1. jstrizzle - May 22, 2011 at 2:41 AM

    I feel like the Refs helped them in it a little too. I am not saying that all the trips by OKC to the line were not legit because they were. I just was seeing a lot on the other side that was going uncalled. A 2-1 discrepancy in FTs seems a bit odd. I thought Dirk should have been at the stripe more. And I will point out that I saw a couple bad calls that put Jason Terry on the line that probably shouldn’t have been called. Just kinda bad officiating all around. I guess it is the playoffs so what should I expect. Either way good comeback by OKC but they just fell a bit short.

    (Check out my sports blog please http://minnesporta.wordpress.com)

  2. bittersonicsfan - May 22, 2011 at 6:20 AM

    jstrizzle

    I thought the same thing, these refs were inconsistent on both sides, I’m glad Dallas pulled out the win, Joey Crawford has to be on the horizon, he’ll be consistent. Consistently crazy.

    • jstrizzle - May 22, 2011 at 10:58 AM

      Oh god not Crawford. I can see his shiny dome running around throwing techs right now. I feel like I am pretty unbiased because I have an affinity for both teams and whoever wins I wanna take it all. At first I thought they were kinda letting them play because Dirk was getting tossed around a bit and there wasn’t much to it. Then I think it started getting a little rough so they wanted to tighten it up. I don’t know, I do know that I laughed at the replays for Jason Terry’s fouls, then the Tech threw at Chandler for his “vicious” elbow and then the Tech for Westbrook retaliating. Playoff basketball is not suppose to be comedic.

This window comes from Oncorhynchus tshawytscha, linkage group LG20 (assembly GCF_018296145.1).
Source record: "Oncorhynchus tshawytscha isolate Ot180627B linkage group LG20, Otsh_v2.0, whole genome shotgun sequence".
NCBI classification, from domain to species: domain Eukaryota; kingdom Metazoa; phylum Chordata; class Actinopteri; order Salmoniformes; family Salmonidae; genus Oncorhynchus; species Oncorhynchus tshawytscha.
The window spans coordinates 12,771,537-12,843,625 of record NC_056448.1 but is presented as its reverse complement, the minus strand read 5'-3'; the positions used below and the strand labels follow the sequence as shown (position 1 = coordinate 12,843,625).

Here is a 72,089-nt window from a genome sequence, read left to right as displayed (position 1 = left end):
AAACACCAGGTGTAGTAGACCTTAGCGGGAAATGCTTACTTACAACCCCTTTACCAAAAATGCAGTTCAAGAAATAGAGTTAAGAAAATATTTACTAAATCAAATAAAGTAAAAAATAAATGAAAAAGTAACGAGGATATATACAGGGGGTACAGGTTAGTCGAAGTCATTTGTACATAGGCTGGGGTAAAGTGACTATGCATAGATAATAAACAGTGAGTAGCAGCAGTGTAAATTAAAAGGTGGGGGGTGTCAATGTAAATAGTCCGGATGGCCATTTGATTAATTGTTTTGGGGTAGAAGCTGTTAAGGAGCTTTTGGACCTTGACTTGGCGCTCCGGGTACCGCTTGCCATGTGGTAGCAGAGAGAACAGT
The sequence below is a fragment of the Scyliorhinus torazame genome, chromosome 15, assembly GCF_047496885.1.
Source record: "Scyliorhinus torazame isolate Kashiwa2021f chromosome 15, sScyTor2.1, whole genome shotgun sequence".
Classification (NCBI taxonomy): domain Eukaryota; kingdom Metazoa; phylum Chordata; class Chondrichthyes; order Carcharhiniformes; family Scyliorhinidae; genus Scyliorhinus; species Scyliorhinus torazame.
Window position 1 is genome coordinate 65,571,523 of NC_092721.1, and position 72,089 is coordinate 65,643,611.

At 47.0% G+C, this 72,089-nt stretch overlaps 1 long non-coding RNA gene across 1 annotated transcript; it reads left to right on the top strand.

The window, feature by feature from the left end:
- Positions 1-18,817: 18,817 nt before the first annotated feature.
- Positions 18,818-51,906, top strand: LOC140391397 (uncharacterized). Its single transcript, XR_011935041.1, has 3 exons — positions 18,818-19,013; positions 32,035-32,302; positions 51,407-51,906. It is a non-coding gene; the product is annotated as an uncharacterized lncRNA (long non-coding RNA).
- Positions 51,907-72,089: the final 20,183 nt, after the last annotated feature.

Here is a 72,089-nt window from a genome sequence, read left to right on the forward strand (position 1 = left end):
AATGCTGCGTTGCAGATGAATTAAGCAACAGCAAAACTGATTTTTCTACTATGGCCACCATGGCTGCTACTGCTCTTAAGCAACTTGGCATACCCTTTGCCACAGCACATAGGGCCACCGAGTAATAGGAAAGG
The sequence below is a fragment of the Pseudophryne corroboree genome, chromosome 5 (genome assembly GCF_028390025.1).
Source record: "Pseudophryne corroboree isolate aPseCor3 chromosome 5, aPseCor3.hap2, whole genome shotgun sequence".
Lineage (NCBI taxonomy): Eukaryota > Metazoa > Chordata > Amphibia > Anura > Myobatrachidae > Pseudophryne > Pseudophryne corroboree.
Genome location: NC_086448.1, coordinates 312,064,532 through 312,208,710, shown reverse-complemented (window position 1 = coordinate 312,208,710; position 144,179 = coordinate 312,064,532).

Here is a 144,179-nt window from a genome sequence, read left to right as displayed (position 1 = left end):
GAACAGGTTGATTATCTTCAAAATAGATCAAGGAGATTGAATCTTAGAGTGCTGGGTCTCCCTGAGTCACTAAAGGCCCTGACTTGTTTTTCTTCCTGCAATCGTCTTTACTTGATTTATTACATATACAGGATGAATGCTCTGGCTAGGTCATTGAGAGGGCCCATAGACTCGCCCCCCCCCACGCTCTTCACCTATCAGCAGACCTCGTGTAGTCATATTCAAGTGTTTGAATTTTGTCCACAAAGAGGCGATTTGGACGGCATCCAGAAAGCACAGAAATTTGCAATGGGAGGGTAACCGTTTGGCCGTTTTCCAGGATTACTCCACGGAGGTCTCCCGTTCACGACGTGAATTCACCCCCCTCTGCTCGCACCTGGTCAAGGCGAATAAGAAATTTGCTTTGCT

3. davidly - May 22, 2011 at 8:26 AM

    Last series, the Lakers were responsible. This series it is the Thunder. The Mavs are gonna be scary if they’re ever able to win, instead of the other teams “helping them out” by losing.

    You know, there is a reason that teams stand around. There is a reason teams – as you say – “fall out of their sets”. The reason is what Brooks, in this series, and Jackson and Bryant, in the last series, said: They were “taken out” of their sets.

    I suppose you’d have to have experience coaching and playing to be able to see that.

    • jstrizzle - May 22, 2011 at 11:02 AM

      I have never seen a team guard the pick and roll quite as efficiently as Dallas. Not to mention how quick they close out on the perimeter.

  4. davidly - May 22, 2011 at 8:33 AM

    By the way, that sure was another monster game from Perkins.

  5. delius1967 - May 22, 2011 at 9:47 AM

    The Thunder’s propensity to play isolation basketball was very evident in the series against Memphis. Watching that series it was evident to me that this team, while individually very talented, wouldn’t provide a serious challenge to the Mavericks, as long as Dallas continued to play the excellent team basketball they had been.

    That is, if the league hasn’t decided to prevent Cuban from getting to the Finals again. After last night’s game I’m not too sure about that.